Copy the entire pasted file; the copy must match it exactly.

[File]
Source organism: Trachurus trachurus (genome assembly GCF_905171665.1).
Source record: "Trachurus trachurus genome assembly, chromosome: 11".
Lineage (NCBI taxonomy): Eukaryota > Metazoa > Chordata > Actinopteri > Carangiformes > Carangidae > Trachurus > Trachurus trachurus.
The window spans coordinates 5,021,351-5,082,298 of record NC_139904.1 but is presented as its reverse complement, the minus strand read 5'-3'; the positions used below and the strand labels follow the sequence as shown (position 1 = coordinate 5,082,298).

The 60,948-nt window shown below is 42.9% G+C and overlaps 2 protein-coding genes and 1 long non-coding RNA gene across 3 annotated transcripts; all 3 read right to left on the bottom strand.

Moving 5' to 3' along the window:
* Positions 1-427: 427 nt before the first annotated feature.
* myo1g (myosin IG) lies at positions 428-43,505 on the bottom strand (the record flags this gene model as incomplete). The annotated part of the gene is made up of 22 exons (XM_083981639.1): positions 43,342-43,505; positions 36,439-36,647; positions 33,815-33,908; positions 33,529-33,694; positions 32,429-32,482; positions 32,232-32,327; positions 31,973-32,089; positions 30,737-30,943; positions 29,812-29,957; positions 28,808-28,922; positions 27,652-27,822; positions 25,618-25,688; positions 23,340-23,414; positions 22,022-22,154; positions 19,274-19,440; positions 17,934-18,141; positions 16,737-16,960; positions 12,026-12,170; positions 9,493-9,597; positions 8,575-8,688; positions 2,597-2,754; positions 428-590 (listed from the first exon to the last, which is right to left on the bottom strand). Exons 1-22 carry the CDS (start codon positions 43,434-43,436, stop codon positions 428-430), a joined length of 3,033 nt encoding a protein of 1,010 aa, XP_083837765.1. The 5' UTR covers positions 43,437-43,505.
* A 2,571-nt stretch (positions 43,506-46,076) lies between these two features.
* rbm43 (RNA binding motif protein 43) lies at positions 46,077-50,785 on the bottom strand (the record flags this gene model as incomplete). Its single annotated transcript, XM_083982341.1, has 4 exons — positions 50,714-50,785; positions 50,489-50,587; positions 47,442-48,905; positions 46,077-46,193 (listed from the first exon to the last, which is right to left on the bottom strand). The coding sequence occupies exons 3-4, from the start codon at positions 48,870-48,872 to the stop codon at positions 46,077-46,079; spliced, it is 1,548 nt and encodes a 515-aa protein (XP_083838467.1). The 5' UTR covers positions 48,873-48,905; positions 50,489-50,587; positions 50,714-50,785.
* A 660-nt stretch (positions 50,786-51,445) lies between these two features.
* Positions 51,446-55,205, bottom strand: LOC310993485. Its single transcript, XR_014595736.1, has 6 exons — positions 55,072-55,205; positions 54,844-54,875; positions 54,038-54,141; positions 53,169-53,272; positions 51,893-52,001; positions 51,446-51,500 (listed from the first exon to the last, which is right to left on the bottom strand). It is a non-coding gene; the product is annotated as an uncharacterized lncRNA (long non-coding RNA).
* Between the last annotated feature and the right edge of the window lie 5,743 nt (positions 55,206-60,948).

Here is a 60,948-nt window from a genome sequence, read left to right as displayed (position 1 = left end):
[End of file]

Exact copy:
Source organism: Trachurus trachurus (genome assembly GCF_905171665.1).
Source record: "Trachurus trachurus genome assembly, chromosome: 11".
Lineage (NCBI taxonomy): Eukaryota > Metazoa > Chordata > Actinopteri > Carangiformes > Carangidae > Trachurus > Trachurus trachurus.
The window spans coordinates 5,021,351-5,082,298 of record NC_139904.1 but is presented as its reverse complement, the minus strand read 5'-3'; the positions used below and the strand labels follow the sequence as shown (position 1 = coordinate 5,082,298).

The 60,948-nt window shown below is 42.9% G+C and overlaps 2 protein-coding genes and 1 long non-coding RNA gene across 3 annotated transcripts; all 3 read right to left on the bottom strand.

Moving 5' to 3' along the window:
* Positions 1-427: 427 nt before the first annotated feature.
* myo1g (myosin IG) lies at positions 428-43,505 on the bottom strand (the record flags this gene model as incomplete). The annotated part of the gene is made up of 22 exons (XM_083981639.1): positions 43,342-43,505; positions 36,439-36,647; positions 33,815-33,908; positions 33,529-33,694; positions 32,429-32,482; positions 32,232-32,327; positions 31,973-32,089; positions 30,737-30,943; positions 29,812-29,957; positions 28,808-28,922; positions 27,652-27,822; positions 25,618-25,688; positions 23,340-23,414; positions 22,022-22,154; positions 19,274-19,440; positions 17,934-18,141; positions 16,737-16,960; positions 12,026-12,170; positions 9,493-9,597; positions 8,575-8,688; positions 2,597-2,754; positions 428-590 (listed from the first exon to the last, which is right to left on the bottom strand). Exons 1-22 carry the CDS (start codon positions 43,434-43,436, stop codon positions 428-430), a joined length of 3,033 nt encoding a protein of 1,010 aa, XP_083837765.1. The 5' UTR covers positions 43,437-43,505.
* A 2,571-nt stretch (positions 43,506-46,076) lies between these two features.
* rbm43 (RNA binding motif protein 43) lies at positions 46,077-50,785 on the bottom strand (the record flags this gene model as incomplete). Its single annotated transcript, XM_083982341.1, has 4 exons — positions 50,714-50,785; positions 50,489-50,587; positions 47,442-48,905; positions 46,077-46,193 (listed from the first exon to the last, which is right to left on the bottom strand). The coding sequence occupies exons 3-4, from the start codon at positions 48,870-48,872 to the stop codon at positions 46,077-46,079; spliced, it is 1,548 nt and encodes a 515-aa protein (XP_083838467.1). The 5' UTR covers positions 48,873-48,905; positions 50,489-50,587; positions 50,714-50,785.
* A 660-nt stretch (positions 50,786-51,445) lies between these two features.
* Positions 51,446-55,205, bottom strand: LOC310993485. Its single transcript, XR_014595736.1, has 6 exons — positions 55,072-55,205; positions 54,844-54,875; positions 54,038-54,141; positions 53,169-53,272; positions 51,893-52,001; positions 51,446-51,500 (listed from the first exon to the last, which is right to left on the bottom strand). It is a non-coding gene; the product is annotated as an uncharacterized lncRNA (long non-coding RNA).
* Between the last annotated feature and the right edge of the window lie 5,743 nt (positions 55,206-60,948).

Here is a 60,948-nt window from a genome sequence, read left to right as displayed (position 1 = left end):